Navigation Links
Negative effects of joining a gang last long after gang membership ends
Date:3/13/2014

Imagine two children, both with the exact same risk factors for joining a gang. As teenagers, one joins a gang, the other doesn't. Even though the first teen eventually leaves the gang, years later he or she is not only at significantly higher risk of being incarcerated and receiving illegal income, but is also less likely to have finished high school and more likely to be in poor health, receiving government assistance or struggling with drug abuse.

University of Washington researchers have found that joining a gang in adolescence has significant consequences in adulthood beyond criminal behavior, even after a person leaves the gang. The research is published in the American Journal of Public Health.

"It turns out that, like violence, gang membership is as much a public health problem as a criminal justice problem," said Karl Hill, study co-author and research associate professor in the School of Social Work. "Joining a gang in the teens had enduring consequences on health and well-being."

The Seattle Social Development Project, which was founded by study co-author J. David Hawkins, followed 808 fifth-grade students from 18 elementary schools serving high-crime neighborhoods in Seattle, beginning in 1985. More than half of the students came from low-income families. Participants were interviewed every year until the age of 18, then every three years until the age of 33.

According to lead author Amanda Gilman, a doctoral candidate in the School of Social Work, joining a gang served as a turning point, creating consequences that cascaded into other areas of life for years afterward.

"Very few of them reported still being in a gang at age 27. The vast majority had left a long time ago, but the consequences stuck with them long-term," Gilman said.

Researchers used 23 risk factors to calculate a child's propensity for joining a gang, and then compared 173 youth who had joined a gang with 173 who did not but showed a similar propensity for doing so, so that the only difference between the two groups was gang membership. The average age of joining a gang was just under 15 years old. No one in this study reported joining a gang after the age of 19, and the majority (60 percent) were in a gang for three years or less.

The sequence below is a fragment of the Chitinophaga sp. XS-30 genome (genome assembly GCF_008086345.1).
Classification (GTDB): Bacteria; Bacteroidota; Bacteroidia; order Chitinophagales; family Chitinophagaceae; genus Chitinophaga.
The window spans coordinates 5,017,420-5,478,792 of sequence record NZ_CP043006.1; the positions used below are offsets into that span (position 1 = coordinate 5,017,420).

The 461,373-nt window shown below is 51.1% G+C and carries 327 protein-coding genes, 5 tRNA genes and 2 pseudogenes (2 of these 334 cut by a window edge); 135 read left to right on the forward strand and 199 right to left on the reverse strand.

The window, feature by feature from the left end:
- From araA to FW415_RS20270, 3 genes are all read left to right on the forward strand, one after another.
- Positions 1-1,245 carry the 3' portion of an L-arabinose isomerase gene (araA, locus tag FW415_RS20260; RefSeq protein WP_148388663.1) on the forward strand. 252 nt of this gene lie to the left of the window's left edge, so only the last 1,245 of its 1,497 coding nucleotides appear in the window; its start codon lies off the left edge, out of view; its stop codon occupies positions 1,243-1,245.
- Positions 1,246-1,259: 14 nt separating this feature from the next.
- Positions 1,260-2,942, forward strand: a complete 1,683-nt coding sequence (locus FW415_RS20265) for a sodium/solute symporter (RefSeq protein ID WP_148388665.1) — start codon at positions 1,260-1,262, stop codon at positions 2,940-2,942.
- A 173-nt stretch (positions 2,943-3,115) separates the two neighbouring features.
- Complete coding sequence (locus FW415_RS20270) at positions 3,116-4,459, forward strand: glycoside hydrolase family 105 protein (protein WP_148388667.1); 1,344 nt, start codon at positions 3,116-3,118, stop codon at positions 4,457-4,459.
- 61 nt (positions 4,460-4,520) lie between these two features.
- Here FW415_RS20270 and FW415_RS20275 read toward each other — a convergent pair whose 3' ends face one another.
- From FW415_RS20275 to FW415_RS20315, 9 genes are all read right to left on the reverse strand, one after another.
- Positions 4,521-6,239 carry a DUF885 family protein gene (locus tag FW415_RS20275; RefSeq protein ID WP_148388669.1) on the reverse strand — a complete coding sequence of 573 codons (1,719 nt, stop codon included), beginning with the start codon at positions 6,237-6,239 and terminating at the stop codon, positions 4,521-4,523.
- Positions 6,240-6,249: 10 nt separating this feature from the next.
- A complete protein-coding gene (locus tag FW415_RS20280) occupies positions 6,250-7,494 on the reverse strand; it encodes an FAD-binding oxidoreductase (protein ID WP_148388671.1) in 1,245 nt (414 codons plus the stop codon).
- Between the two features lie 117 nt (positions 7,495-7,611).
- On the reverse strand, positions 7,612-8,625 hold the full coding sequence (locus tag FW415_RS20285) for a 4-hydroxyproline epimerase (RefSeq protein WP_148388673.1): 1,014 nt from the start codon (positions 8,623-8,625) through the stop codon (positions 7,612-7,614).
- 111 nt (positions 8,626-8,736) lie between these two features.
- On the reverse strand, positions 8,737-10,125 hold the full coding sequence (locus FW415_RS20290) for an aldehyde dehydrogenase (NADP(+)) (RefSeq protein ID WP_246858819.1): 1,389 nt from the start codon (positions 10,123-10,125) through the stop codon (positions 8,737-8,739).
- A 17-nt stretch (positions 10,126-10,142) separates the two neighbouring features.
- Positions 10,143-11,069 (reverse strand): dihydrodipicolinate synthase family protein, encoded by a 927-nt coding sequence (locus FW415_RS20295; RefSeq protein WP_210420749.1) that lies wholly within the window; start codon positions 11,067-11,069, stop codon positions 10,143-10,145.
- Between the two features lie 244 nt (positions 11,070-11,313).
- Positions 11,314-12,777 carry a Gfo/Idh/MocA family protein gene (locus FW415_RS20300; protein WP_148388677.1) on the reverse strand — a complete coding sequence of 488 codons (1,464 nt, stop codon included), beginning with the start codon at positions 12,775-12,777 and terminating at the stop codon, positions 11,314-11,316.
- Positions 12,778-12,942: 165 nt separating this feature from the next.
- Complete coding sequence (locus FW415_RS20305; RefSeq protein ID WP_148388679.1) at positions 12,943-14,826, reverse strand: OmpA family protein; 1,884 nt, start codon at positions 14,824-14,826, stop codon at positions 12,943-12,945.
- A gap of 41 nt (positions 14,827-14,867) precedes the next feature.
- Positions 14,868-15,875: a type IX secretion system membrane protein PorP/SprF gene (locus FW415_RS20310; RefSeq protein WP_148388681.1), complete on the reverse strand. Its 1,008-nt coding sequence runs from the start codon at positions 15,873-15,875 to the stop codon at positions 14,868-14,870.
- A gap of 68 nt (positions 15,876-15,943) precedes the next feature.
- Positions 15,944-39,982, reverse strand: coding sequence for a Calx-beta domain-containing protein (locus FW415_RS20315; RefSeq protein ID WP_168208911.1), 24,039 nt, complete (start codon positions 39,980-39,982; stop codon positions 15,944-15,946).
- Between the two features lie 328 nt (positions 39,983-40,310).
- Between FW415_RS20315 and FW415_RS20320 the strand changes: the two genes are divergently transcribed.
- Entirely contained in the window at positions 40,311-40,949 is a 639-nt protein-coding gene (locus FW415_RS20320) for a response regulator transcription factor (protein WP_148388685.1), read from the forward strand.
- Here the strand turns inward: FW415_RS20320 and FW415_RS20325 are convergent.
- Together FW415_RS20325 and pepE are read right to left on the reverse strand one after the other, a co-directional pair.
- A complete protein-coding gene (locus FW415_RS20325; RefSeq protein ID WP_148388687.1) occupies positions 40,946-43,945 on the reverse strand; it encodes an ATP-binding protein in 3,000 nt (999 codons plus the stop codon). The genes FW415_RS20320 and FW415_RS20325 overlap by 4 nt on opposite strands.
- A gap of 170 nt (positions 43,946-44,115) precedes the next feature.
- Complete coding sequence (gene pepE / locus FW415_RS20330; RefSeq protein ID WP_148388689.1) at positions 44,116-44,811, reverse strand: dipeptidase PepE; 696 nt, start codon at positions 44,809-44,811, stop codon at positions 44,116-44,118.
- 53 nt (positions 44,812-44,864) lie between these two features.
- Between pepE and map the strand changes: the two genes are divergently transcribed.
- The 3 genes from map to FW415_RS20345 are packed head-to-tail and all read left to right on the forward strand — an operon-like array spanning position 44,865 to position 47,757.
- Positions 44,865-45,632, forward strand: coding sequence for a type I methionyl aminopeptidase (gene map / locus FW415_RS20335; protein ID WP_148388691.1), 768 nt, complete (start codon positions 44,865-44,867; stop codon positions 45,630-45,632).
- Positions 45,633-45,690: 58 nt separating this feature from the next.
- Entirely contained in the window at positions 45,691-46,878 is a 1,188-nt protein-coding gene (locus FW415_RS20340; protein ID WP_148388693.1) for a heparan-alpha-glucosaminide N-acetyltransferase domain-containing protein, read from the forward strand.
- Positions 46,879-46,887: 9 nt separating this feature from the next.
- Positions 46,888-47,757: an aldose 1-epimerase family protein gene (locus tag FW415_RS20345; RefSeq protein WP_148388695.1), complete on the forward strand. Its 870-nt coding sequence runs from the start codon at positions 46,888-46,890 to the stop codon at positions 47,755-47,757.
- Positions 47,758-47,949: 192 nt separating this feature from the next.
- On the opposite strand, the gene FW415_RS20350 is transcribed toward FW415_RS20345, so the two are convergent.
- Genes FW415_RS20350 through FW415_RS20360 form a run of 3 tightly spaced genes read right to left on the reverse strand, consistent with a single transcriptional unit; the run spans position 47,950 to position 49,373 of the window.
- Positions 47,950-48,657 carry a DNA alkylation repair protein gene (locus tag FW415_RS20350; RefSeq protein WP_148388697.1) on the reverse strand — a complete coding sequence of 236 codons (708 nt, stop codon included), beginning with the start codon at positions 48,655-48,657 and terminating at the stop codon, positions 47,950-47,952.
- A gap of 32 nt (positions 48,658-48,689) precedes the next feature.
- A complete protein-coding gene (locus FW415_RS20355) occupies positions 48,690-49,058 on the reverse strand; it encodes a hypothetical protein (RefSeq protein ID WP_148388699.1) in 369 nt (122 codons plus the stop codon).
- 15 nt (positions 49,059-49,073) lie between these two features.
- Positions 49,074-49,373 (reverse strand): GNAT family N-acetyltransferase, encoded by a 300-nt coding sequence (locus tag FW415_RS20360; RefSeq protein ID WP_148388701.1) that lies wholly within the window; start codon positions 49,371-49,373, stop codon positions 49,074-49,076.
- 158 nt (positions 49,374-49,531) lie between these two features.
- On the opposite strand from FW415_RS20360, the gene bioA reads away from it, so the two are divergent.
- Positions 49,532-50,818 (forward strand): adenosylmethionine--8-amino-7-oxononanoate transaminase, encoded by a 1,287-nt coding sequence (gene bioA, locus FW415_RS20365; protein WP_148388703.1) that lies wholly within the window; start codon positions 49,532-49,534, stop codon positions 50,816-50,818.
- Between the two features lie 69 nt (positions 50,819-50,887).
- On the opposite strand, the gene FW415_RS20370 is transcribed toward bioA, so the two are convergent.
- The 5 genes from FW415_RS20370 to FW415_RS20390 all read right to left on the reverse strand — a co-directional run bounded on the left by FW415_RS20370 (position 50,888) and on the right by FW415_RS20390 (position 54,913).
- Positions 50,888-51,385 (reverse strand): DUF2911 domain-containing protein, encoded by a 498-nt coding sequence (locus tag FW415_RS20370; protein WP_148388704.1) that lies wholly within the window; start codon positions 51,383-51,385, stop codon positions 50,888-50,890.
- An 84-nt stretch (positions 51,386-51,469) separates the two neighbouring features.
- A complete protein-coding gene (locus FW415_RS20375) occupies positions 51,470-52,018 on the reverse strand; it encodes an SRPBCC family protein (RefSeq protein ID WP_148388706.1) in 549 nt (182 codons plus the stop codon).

The 23 variables used to match the groups included individual factors such as antisocial beliefs, alcohol and marijuana use, violent behavior and hyperactivity; family factors such as poverty, family structure, sibling behavior and parent pro-violent attitudes; school factors such as academic aspiration and achievement; neighborhood factors such as the availability of marijuana and neighborhood kids in trouble; and whether the child associated with friends who engaged in problem behaviors. Researchers measured three areas of adult functioning at age 33: illegal behavior, education and occupational attainment, and physical and mental health.

Those who joined a gang in adolescence were nearly three times more likely between ages 27 and 33 to report committing a crime, more than three times more likely to receive income from illegal sources, and more than twice as likely to have been incarcerated in the previous year.

Former gang members also were nearly three times more likely to have drug-abuse issues, were almost twice as likely to say they were in poor health, and twice as likely to be receiving public assistance. They were also half as likely to graduate from high school.

Gilman hopes the study will motivate schools and communities to develop and implement research-based strategies to prevent children from joining gangs, in the hopes of not only reducing crime, but increasing graduation rates and reducing physical and mental health costs.